NEW DELHI : India’s GDP growth likely declined to 6.8 percent in July-September from 7.8 percent the previous quarter amid robust consumption and capital expenditure continuing to support economic activity, according to a survey of 17 economists.
India’s GDP had grown at a four-quarter high of 7.8 percent in April-June and 6.2 percent in July-September 2022. The statistics ministry will release GDP data for July-September at 5:30pm on November 30.
According to economists Anubhuti Sahay and Kanika Pasricha of Standard Chartered Bank, growth momentum was resilient in the second quarter of 2023-24, with a historically dry August allowing economic activity to occur in sectors such as mining.
“Additionally, the strong underlying momentum has continued to be driven by ongoing government capex and consumption expenditure,” Sahay and Pasricha added. In fact, such has been the growth momentum that Standard Chartered Bank earlier this month raised its growth forecast for July-September by a massive 140 basis points to 7.2 percent and for 2023-24 by 40 basis points to 6.5 percent.
One basis point is one-hundredth of a percentage point.
The fall in the growth rate from 7.8 percent to an expected 6.8 percent is likely to have been led by the agriculture and services sectors – the former due to the erratic monsoon and the latter due to the normalisation of the base effect.
Aditi Nayar, ICRA’s chief economist, expects agriculture growth to fall to a four-and-a-half-year low of 1 percent from 3.5 percent in April-June “owing to the decline in output across all kharif crops projected by the First Advance Estimates”.
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Meanwhile, services sector growth is seen moderating to around 8.2 percent from 10.3 percent the previous quarter – but remaining the biggest driver of growth.
On the upside, industrial performance is set to improve from 5.5 percent in April-June and be close to 7 percent. The same uneven rainfall that hurt farm output helped boost activity in the mining and other sectors, with electricity output up more than 11 percent year-on-year in July-September as demand jumped.
On the expenditure side, three components are set to stand out: robust growth in private consumption and investments and a smaller drag on domestic growth from exports.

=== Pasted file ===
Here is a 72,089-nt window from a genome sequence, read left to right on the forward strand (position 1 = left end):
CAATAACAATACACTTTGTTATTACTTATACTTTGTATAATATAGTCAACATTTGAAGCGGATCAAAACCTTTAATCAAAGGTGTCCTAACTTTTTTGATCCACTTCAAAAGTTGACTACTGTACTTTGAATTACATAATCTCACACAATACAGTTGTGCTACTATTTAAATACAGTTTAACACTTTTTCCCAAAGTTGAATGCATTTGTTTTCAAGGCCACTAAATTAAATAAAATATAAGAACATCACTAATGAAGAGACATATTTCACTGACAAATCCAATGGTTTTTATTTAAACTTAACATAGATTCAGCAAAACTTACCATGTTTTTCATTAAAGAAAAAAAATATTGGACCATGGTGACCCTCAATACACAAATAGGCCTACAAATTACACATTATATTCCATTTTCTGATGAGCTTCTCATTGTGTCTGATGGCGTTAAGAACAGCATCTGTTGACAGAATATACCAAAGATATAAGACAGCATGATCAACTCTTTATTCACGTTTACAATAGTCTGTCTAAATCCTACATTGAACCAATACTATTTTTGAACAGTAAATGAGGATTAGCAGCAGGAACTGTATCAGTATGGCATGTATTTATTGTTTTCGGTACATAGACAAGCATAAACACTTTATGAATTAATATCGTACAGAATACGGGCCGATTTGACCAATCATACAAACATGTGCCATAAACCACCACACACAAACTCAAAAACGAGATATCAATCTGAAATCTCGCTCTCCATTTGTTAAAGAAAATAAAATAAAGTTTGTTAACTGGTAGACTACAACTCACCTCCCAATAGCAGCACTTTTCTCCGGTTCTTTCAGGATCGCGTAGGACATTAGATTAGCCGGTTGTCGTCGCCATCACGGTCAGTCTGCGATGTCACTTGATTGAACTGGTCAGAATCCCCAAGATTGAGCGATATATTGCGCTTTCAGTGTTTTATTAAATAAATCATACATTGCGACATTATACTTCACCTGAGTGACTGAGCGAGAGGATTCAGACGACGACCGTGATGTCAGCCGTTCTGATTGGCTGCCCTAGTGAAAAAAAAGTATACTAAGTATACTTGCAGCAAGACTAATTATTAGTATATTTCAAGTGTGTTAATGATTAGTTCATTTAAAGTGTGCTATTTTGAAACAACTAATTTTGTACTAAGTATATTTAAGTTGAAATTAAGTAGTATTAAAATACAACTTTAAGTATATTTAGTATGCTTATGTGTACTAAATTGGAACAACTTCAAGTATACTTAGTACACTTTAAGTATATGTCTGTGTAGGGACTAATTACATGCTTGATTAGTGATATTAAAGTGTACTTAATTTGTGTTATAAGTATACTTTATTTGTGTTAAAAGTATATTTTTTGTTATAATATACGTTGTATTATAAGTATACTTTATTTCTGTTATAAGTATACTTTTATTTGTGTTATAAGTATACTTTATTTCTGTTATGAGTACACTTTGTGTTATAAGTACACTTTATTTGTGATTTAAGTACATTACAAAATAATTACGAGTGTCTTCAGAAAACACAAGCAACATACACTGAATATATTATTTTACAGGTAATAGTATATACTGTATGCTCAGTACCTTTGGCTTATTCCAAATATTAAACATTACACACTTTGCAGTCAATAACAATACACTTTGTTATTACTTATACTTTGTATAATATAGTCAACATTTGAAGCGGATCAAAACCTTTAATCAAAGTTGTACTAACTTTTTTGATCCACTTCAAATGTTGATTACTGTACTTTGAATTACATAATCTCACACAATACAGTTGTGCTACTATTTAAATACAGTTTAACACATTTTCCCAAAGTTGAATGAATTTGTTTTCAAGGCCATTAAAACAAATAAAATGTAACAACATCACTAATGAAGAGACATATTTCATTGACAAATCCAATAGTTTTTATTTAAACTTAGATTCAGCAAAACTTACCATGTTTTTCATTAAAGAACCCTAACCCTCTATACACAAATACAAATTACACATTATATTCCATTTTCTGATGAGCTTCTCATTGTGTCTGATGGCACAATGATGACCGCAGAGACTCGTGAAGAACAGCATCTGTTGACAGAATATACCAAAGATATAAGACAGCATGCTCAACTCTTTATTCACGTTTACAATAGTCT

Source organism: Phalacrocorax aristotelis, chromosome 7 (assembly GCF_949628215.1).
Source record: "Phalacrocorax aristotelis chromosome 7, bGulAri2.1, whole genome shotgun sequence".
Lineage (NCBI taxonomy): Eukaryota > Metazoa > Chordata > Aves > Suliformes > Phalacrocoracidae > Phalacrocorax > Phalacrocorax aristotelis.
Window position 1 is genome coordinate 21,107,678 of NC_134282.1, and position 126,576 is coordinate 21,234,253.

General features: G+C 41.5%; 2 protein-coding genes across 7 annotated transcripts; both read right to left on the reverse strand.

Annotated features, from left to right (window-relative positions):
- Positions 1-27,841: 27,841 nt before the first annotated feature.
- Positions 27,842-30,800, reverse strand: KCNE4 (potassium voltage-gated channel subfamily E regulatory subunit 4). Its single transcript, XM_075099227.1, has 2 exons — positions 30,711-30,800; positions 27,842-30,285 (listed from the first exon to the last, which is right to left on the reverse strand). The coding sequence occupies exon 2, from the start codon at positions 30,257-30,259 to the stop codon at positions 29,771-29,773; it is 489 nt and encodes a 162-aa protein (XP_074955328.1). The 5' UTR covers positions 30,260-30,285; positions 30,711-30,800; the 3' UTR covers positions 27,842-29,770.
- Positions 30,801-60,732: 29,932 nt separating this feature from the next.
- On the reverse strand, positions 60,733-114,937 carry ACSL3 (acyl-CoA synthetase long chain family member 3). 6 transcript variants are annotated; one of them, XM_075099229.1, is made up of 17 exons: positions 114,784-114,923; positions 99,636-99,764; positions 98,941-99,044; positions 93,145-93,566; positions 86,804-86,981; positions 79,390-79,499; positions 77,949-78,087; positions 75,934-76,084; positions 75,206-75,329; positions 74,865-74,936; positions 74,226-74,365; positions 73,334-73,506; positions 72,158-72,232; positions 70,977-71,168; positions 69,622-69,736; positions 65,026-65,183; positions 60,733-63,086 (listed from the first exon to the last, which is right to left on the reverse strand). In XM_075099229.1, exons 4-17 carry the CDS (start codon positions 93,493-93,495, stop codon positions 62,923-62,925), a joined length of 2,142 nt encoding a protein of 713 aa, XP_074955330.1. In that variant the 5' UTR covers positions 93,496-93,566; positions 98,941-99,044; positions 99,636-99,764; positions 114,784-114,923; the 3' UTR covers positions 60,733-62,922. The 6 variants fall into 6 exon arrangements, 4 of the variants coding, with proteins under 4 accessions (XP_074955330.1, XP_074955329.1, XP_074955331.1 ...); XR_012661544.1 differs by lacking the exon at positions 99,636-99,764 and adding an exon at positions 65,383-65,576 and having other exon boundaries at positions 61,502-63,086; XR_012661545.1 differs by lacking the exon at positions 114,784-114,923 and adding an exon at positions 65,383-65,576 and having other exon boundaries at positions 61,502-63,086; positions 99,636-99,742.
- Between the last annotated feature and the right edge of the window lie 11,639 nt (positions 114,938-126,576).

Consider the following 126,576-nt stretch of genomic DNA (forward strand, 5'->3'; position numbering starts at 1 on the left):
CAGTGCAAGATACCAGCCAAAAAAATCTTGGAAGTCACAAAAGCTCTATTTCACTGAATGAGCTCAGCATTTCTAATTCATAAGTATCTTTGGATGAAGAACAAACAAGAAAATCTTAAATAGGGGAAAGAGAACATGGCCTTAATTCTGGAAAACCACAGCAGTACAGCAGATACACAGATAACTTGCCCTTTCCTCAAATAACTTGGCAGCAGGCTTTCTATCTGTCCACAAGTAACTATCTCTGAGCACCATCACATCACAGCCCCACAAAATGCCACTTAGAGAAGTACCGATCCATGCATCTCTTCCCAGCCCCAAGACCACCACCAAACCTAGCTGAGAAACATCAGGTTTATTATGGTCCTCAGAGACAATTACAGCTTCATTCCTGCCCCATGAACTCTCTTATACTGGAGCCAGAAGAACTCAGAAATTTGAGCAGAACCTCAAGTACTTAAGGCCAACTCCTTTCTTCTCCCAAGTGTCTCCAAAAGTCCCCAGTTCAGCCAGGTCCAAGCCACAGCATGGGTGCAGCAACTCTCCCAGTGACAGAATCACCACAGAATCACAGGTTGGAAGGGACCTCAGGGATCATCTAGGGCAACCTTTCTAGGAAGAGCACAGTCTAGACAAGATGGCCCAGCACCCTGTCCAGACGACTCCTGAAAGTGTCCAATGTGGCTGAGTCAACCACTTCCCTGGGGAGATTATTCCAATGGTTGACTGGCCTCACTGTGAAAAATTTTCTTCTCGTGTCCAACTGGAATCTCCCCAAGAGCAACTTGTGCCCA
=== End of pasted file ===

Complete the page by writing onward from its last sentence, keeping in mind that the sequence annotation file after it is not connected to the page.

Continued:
“Growth continues to be supported by consumption and investment in July-September,” noted Gaura Sen Gupta, India economist at IDFC First Bank.
“Consumption growth reflects strong urban demand with FMCG volume growth higher by 10.2 percent in July-September… Capex cycle remains supported by government expenditure by both Centre and state governments,” Sen Gupta added.
The Centre’s capital expenditure was up 26 percent year on year in July-September, while that of states was up an even higher 38 percent.
At 6.8 percent, economists’ expectation of the July-September GDP growth rate is 30 basis points higher than the Reserve Bank of India’s (RBI) forecast of 6.5 percent. In fact, economists from the central bank have made note of the “wide consensus” that GDP growth will outperform the RBI’s projections.
“The RBI’s projections incorporated a turnaround in the momentum of activity into expansion in Q2 and hence the consensus, if actualised, would imply a stronger pace of activity than projected,” the RBI’s State of the Economy article said on November 16.
Policymakers will perhaps be happier with the fact that non-government economists’ forecasts for the full-year growth rate are coming closer and closer to their own, with the government and the RBI initially seen as extremely optimistic with their projection of 6.5 percent GDP growth in 2023-24. According to 11 economists surveyed growth for the full year may be 6.4 percent, only marginally lower than what the government had forecast way back in January when it presented the Economic Survey for 2022-23. Back then, most economists had predicted a sub-6 percent growth rate for India for 2023-24.
According to Kaushik Das, Deutsche Bank’s chief economist for India and South Asia, the RBI may raise the GDP growth forecast of 6.5 percent for the year by 10-20 basis points if the upcoming quarterly print is “significantly stronger than expected”.
In terms of the rate action, economists continue to see the Monetary Policy Committee leaving the repo rate unchanged at 6.5 percent on December 8, with monetary easing expected to begin in 2024-25. Nomura economists, for instance, expect the repo rate to be lowered to 5.5 percent by the end of 2024, with the first rate cut in April.